Wednesday, March 13, 2019 / C#
I am not fan of the "premature optimization" phrase.
The phrase is subjective, and begs the question; "what is premature?"
Honestly the car is running fine and I don't need gas at this point.
Given that definition how can optimization ever be done "too early"?
The phrase "premature optimization" is an oxymoron. One can not optimize prematurely.
The term is intended to mean that the implementation is NOT the optimal. The phrase is used to imply you are trying to solve a problem in a less effective manner. Normally to indicate that you are trying to solve a problem that your application is unlikely to incur.
We write code that is very precise. Yet in our spoken and written language (e.g. English) we parrot oxymorons and memes. I believe with some awareness we can do better.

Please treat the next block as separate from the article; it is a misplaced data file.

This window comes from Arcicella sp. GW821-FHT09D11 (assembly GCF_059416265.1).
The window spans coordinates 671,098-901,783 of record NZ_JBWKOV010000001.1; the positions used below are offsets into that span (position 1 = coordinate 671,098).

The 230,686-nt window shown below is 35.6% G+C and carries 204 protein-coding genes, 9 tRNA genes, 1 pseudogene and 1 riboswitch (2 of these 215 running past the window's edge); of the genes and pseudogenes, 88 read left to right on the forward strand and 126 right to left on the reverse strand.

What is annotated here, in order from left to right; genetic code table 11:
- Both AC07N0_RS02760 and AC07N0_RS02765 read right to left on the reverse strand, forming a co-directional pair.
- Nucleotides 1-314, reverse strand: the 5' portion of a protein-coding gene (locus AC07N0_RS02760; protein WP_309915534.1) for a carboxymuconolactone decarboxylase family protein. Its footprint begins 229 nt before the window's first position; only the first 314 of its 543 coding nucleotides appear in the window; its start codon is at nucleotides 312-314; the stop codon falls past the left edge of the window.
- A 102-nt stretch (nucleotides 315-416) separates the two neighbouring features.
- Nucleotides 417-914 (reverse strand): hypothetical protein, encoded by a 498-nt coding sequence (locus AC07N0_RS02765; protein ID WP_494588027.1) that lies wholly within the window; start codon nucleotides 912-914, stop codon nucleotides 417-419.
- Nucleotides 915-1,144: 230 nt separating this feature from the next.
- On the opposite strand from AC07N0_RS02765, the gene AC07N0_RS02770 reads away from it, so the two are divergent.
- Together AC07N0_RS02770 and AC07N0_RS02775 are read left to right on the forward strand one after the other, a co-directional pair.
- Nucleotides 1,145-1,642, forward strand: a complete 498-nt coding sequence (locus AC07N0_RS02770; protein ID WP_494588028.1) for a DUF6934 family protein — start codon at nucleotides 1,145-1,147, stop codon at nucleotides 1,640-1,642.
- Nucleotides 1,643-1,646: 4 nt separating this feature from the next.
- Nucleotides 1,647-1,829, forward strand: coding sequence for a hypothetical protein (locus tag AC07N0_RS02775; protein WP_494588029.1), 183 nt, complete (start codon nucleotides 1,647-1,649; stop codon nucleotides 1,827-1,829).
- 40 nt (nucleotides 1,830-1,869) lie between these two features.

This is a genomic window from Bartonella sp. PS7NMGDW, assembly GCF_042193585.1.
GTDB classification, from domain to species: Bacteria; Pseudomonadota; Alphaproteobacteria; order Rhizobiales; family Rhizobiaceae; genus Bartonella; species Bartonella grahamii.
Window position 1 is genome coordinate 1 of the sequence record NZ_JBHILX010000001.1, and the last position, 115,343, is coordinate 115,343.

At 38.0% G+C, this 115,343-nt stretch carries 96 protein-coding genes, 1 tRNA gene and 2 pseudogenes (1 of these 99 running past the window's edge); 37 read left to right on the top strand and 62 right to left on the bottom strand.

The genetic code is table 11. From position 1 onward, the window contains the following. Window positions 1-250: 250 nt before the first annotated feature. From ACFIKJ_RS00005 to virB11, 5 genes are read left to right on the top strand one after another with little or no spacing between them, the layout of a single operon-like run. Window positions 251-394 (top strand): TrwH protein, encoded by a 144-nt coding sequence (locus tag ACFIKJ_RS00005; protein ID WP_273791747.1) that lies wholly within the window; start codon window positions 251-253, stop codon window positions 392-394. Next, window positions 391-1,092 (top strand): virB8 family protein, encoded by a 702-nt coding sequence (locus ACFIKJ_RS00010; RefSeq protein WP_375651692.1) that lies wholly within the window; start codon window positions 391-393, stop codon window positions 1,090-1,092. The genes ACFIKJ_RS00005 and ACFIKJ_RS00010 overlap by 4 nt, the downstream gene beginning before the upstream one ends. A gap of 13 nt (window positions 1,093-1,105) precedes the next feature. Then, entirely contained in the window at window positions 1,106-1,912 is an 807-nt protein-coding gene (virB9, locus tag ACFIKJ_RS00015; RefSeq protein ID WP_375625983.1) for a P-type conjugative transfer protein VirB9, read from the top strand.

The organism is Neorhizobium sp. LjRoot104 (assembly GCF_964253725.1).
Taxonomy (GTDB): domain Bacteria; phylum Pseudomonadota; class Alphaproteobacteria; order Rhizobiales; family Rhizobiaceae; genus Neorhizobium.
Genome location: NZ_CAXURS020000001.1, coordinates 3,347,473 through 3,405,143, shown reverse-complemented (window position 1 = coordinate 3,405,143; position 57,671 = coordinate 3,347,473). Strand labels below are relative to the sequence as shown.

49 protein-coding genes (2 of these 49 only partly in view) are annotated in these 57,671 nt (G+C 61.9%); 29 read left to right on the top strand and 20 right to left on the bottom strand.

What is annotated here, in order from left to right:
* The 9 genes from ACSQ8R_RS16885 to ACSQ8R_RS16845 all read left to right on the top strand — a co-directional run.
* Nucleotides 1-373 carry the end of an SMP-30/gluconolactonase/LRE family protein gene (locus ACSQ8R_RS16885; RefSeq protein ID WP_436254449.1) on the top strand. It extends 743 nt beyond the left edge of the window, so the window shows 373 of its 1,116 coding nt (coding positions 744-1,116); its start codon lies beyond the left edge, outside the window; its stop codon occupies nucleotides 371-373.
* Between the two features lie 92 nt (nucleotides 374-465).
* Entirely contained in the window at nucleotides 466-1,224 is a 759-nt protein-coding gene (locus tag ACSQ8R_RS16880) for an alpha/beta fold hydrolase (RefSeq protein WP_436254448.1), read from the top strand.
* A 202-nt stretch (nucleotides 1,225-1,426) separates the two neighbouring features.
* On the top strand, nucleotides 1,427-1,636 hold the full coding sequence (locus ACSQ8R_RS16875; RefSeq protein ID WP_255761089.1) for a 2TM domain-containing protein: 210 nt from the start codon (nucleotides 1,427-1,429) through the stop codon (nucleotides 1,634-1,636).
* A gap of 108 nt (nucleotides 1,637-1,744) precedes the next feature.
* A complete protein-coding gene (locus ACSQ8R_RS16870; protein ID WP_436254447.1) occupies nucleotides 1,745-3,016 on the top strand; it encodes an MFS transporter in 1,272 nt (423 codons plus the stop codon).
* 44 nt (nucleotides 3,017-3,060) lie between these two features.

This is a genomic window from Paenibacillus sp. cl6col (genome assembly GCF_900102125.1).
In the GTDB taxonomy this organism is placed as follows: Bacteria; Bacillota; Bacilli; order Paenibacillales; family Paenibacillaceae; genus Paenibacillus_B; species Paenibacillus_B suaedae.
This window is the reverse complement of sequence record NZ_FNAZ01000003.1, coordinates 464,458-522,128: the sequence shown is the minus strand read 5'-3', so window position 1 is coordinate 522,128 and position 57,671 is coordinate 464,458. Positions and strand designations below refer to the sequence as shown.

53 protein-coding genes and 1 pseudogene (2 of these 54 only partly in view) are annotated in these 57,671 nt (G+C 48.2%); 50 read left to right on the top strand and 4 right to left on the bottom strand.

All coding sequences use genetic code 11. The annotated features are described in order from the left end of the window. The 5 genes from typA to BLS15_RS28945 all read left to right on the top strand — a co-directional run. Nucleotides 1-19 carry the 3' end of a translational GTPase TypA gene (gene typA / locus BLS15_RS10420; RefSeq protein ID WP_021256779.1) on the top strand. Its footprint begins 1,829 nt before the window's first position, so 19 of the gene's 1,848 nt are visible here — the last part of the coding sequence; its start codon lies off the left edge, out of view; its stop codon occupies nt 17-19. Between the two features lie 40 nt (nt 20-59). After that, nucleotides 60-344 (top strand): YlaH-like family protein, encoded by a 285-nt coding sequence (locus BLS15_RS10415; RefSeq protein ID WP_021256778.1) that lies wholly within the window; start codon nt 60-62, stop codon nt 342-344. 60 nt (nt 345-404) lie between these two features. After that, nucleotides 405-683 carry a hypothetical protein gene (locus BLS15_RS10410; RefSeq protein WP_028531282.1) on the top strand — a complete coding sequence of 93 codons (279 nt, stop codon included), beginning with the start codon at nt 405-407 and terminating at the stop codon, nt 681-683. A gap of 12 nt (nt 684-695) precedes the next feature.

When is it optimal to switch from our current architecture to a different architecture? What are the driving forces behind caching, event sourcing, micro-services etc?
I like to flip the implied blame here. If the person is using an architecture in an inappropriate situation. Then maybe the failure is in my ability to communicate my requirements and needs or the inability of the people behind the architecture to explain where it is best utilized.
It doesn't hurt to be skeptical. Skepticism drives one toward understanding. Event sourcing and micro-services are NOT your typical apps. One should have a reason to implement them. Being aware of the concepts is good and a good architecture will not preclude you from using them. But I would recommend you don't start there without being very confident of the need.